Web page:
Many parents know that their relationship is essentially over but still stay together for the sake of their children. Divorce can be difficult for children, especially when they are younger. Many parents wait until their children go off to college to finally separate. However, it may not be much easier for kids to accept their parents' divorce after they turn 18 and are out of the house.
If you are considering separation when your children go away to school, talk to your North Carolina divorce attorneys about your options and how to protect your interests and make sure your children are provided for after a divorce.
Telling Your Children About a Divorce
There may never be the perfect time to tell your children about a divorce. This may be one reason it is easier for parents to deal with a divorce after the children are out of the house. In North Carolina, this is also the time when parents begin the one-year separation requirement for divorce, where “the husband and wife have lived separate and apart for one year.”
According to a study in the Journal of Divorce, the experience of college students whose parents divorce while they were in college found “many students responded that the divorce resulted in a closer relationship with their mother and a more strained relationship with their father.”
A divorce during college also resulted in particular difficulty around the holidays. Additionally, some students had difficulty with their own intimate relationships after their parents' divorce.
Telling kids about a divorce may cause problems no matter the child's age, but there may be steps the parents can take to reduce the pain of a separation. This includes not telling the child about the separation shortly after they go away to school or during a holiday break. The winter or Christmas break after the child's first semester may seem like the first real chance to tell the child about the divorce plans but the short break may leave them unprepared to return to school for the beginning of their second semester with a clear head.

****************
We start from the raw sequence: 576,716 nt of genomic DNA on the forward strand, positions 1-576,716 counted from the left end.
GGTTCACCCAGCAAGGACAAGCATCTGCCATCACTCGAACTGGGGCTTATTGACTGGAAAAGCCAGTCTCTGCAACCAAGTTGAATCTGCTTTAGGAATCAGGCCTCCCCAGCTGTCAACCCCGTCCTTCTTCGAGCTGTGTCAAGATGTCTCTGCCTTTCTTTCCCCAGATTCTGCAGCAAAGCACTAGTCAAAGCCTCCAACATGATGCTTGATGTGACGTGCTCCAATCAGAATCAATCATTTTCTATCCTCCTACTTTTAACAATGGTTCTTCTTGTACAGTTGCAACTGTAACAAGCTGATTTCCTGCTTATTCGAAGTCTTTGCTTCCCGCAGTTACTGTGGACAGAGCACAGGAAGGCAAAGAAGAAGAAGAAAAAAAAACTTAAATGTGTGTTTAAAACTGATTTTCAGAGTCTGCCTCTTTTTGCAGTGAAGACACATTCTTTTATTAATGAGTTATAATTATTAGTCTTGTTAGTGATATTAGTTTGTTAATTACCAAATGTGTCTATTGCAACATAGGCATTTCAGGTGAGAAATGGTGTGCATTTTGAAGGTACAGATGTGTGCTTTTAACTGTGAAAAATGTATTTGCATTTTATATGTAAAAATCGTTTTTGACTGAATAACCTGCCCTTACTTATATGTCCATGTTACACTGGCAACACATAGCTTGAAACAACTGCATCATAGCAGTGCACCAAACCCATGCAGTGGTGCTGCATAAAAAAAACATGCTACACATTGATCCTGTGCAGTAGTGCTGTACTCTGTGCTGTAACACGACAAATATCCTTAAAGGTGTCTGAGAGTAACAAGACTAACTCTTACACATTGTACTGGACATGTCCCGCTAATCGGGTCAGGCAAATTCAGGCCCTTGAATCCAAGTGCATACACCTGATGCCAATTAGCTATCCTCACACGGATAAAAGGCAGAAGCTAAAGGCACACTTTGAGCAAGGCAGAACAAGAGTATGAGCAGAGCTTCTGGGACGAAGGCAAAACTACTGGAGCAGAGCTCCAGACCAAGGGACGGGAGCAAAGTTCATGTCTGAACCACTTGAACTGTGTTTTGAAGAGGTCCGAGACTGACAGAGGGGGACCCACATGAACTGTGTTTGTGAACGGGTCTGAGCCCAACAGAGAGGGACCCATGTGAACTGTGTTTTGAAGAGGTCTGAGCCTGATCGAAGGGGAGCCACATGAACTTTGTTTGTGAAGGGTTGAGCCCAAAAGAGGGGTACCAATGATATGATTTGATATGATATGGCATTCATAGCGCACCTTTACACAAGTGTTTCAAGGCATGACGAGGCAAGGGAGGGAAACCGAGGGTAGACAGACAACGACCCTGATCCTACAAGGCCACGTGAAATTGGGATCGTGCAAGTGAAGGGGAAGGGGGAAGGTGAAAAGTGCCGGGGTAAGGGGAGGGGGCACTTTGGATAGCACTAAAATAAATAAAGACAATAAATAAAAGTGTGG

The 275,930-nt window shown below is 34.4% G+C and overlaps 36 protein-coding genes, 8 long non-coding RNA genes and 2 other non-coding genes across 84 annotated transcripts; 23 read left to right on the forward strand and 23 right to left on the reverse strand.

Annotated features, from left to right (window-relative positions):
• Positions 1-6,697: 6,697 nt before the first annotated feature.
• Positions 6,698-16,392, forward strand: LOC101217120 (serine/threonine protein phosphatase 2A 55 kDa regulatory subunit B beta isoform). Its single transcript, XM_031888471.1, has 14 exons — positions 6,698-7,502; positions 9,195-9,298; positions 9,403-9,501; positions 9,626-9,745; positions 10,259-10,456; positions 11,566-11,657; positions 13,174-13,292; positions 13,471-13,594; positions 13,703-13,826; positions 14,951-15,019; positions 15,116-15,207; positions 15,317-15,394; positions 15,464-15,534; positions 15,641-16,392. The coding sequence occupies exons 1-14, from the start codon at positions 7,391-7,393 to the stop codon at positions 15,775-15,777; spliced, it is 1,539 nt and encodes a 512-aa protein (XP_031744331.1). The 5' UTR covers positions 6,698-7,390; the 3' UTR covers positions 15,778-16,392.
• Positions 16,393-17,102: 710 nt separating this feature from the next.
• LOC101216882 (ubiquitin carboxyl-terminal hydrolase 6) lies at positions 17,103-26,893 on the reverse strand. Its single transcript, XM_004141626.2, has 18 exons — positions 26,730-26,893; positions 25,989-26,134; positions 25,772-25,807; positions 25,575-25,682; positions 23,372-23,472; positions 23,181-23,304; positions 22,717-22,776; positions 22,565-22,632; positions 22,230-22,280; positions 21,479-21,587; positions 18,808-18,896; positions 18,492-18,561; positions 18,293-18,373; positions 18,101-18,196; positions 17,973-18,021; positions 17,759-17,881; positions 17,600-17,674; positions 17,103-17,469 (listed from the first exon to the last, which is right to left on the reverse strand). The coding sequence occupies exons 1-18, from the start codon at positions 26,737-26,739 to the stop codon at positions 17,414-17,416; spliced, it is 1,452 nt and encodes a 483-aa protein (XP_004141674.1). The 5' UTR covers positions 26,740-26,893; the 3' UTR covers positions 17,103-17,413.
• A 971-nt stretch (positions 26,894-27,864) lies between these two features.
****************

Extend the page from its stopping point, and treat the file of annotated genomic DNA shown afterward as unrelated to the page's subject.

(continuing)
Paying for College After a Divorce
Most college students become legal adults sometime around their first or second year at college. However, many still rely on their family's financial support to get them through school. Some states have a continued child support obligation for children over the age of 18 while attending higher education, but North Carolina does not. College can be expensive, even when attending an in-state, public institution, and financial aid. Parents should make plans for how they will contribute to their child's educational expenses during and after divorce.
Mediation and Collaboration
Parents with children can benefit from a more amicable divorce. A collaborative divorce, agreeing on terms of separation, or mediation can help reduce the areas of dispute and make the divorce less expensive for the couple. Fewer disputes can also help the family interact on good terms during holidays and when children are visiting home from school.
North Carolina Family Law Firm
Unfortunately, agreeing on the terms of divorce is not always possible. When there are areas of dispute, including alimony and property division, make sure you have an advocate on your side to help protect your interests. At Caulder & Valentine Law Firm, PLLC, we have helped parents handle child custody and child support disputes in a North Carolina divorce. If you have any questions about divorce with kids in college, contact us today in Shelby for a consultation.